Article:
Carrie Tollefson, Rock ‘n’ Roll Running Series Coaching Ambassador, uses the talk test for runners of all levels. She explains the talk test benefits for light running, half marathon pace, and 5k pace.

"If you are just trying to have an easy day or a recovery day, conversational pace is a good indicator you are keeping it light. If you can chat with someone next to you and are able to get a short answer out, that is your short answer pace, which is about 70% of your max effort and close to your half marathon pace. If you can only say 1-2 words and get a little cranky if someone is trying to talk to you, that is close to your 5K pace, and no talking but only sprinting is close to a mile or shorter event pace."

How to Use Your Pace in Distance Running

Pacing yourself is particularly crucial in distance running. You want to be able to run the entire distance without depleting your energy and having to walk.

"If you're a beginning distance runner, start with 15 minutes. Warm up first, then 15 minutes of running. You can start off at a low heart rate (the 60 percent zone) and your breathing is such that you can have a conversation with the person next to you," Thomas advises.

Try using a pace calculator to reach your running goals and compare your running times with others. Then, put in two of the following to calculate the third: distance, time, or pace.

A Word From Verywell

While sticking to your pace is intending to help you progress in your running abilities, the most important aspect of any training routine is safety. If you experience any lingering pains or issues, seek advice from a medical professional.

Frequently Asked Questions

  • How do I know my running pace?

    You can calculate your running pace with your heart rate or by how you feel. If you want to go by feel, you can use the Borg perceived exertion scale.

  • How do beginners train for running?

    The talk test is an excellent way to determine your pace as a beginner. You should be able to comfortably have a conversation while running.

  • Is it better to walk and run or just run?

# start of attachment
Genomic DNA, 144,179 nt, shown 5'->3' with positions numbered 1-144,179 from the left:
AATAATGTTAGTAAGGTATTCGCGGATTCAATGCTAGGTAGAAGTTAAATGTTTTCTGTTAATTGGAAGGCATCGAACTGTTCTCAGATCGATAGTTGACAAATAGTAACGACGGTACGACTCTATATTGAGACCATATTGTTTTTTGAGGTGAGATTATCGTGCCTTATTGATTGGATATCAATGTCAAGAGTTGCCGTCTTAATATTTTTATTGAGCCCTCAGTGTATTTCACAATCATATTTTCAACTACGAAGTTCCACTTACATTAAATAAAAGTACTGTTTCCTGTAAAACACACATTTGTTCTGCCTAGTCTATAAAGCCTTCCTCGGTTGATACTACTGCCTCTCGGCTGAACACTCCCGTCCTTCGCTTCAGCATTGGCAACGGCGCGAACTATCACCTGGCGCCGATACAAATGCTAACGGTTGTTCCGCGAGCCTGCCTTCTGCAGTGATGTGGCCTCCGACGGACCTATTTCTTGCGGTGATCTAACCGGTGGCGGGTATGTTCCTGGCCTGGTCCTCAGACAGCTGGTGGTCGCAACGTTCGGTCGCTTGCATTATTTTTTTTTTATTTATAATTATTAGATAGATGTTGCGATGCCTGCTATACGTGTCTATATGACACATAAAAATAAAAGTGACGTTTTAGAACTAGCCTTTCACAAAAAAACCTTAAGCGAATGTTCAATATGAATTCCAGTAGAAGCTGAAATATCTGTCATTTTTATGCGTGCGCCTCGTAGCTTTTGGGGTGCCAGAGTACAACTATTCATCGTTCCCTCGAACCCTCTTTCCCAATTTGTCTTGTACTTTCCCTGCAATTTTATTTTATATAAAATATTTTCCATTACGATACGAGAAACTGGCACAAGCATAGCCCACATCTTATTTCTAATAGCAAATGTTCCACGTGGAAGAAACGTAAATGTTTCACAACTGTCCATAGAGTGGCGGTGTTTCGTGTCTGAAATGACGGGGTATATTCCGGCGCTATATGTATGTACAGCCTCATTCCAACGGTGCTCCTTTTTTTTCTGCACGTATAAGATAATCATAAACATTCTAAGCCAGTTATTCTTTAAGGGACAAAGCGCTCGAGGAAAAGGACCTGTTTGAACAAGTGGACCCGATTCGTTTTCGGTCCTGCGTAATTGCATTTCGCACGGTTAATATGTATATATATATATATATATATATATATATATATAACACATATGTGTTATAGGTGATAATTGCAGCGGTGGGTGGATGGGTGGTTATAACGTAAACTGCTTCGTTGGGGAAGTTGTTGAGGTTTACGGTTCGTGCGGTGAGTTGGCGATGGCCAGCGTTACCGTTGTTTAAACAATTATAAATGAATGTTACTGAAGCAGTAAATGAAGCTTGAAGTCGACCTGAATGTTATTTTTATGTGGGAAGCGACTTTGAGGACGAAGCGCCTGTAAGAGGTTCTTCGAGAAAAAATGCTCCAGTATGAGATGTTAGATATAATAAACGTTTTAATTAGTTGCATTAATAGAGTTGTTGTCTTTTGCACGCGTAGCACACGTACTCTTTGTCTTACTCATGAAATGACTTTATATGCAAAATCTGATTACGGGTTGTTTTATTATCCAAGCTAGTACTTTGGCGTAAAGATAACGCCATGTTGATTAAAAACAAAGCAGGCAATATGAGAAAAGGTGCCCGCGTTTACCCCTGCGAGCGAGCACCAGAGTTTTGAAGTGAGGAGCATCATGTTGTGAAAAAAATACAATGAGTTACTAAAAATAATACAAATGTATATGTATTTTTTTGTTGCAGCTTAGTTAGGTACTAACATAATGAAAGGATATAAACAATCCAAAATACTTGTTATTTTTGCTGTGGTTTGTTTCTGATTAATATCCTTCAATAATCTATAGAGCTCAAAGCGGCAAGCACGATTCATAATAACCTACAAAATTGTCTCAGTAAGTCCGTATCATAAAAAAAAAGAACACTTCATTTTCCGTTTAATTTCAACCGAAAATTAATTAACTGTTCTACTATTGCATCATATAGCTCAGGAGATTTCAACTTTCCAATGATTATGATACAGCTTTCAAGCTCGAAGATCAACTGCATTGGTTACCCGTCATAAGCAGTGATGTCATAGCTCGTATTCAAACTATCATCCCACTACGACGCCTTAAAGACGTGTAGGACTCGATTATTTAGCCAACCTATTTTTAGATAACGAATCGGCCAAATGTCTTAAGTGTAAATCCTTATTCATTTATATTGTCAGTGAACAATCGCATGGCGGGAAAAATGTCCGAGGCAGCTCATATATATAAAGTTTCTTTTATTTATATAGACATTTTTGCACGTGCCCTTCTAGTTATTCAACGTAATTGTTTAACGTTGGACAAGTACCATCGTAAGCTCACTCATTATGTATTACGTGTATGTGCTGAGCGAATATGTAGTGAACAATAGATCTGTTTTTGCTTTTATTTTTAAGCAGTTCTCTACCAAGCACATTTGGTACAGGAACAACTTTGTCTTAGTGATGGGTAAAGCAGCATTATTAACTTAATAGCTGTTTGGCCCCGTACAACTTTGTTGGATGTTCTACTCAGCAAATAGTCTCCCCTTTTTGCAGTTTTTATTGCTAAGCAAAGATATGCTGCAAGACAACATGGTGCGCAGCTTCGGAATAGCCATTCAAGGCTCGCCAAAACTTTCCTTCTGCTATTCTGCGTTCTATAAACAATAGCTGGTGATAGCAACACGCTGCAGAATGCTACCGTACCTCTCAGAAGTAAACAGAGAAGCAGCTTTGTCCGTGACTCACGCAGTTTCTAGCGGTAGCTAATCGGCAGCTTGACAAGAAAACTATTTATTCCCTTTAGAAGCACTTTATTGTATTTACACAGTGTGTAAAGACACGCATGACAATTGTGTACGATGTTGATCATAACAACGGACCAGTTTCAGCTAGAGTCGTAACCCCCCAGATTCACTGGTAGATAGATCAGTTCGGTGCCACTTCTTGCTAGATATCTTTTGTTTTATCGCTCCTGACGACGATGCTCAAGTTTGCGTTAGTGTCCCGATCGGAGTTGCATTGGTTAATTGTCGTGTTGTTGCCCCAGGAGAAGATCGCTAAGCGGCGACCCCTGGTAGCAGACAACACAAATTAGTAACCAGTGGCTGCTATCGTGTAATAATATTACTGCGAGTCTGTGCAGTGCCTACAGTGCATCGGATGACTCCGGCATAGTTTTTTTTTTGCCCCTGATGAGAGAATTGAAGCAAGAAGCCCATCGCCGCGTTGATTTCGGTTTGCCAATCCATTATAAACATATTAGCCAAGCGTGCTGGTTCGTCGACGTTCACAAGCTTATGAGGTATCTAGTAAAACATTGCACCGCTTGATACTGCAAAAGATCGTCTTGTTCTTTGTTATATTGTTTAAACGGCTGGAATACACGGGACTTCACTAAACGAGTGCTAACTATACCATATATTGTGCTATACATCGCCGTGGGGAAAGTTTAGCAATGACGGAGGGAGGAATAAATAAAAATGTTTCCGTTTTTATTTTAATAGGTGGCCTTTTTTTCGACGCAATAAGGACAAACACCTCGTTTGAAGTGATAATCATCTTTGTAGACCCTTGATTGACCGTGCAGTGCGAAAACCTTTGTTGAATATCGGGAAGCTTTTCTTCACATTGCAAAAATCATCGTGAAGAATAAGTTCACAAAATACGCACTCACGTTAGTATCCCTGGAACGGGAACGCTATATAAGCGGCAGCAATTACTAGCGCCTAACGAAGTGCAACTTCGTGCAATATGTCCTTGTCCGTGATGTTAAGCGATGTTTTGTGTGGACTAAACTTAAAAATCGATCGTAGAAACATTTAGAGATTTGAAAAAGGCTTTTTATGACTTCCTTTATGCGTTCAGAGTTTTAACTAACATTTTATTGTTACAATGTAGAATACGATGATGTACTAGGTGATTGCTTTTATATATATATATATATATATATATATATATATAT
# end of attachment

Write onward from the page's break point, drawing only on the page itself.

Walking and running intervals can help you go longer instead of just running the entire time, says Thomas. If your goal is to be able to improve your distance, then you should try the walk and run. If your goal is to improve speed, you may want to try tempo runs.

  • Is it better to run more often or longer?

    Thomas recommends taking more days off if your goal is fitness. For example, run for 30 minutes and take a day off to allow your muscles to recover. If you're training for a marathon, you need to run longer, but how long depends on your current fitness level.

3 Sources
Verywell Fit uses only high-quality sources, including peer-reviewed studies, to support the facts within our articles. Read our editorial process to learn more about how we fact-check and keep our content accurate, reliable, and trustworthy.
  1. Williams N. The borg rating of perceived exertion (Rpe) scale. Occupational Medicine. 2017;67(5):404-405. doi:10.1093/occmed/kqx063

  2. Oeveren BT van, Ruiter CJ de, Beek PJ, Dieën JH van. Optimal stride frequencies in running at different speeds. PLOS ONE. 2017;12(10):e0184273. doi:10.1371/journal.pone.0184273

  3. Saini M, Kulandaivelan S, Devi P, Saini V. The talk test—A costless tool for exercise prescription in Indian cardiac rehabilitation. Indian Heart J. 2018;70(Suppl 3):S466-S470. doi:10.1016/j.ihj.2018.09.009

By Nicole M. LaMarco
Nicole M. LaMarco has 19 years of experience freelance writing for various publications. She researches and reads the latest peer-reviewed scientific studies and interviews subject matter experts. Her goal is to present that data to readers in an interesting and easy-to-understand way so they can make informed decisions about their health.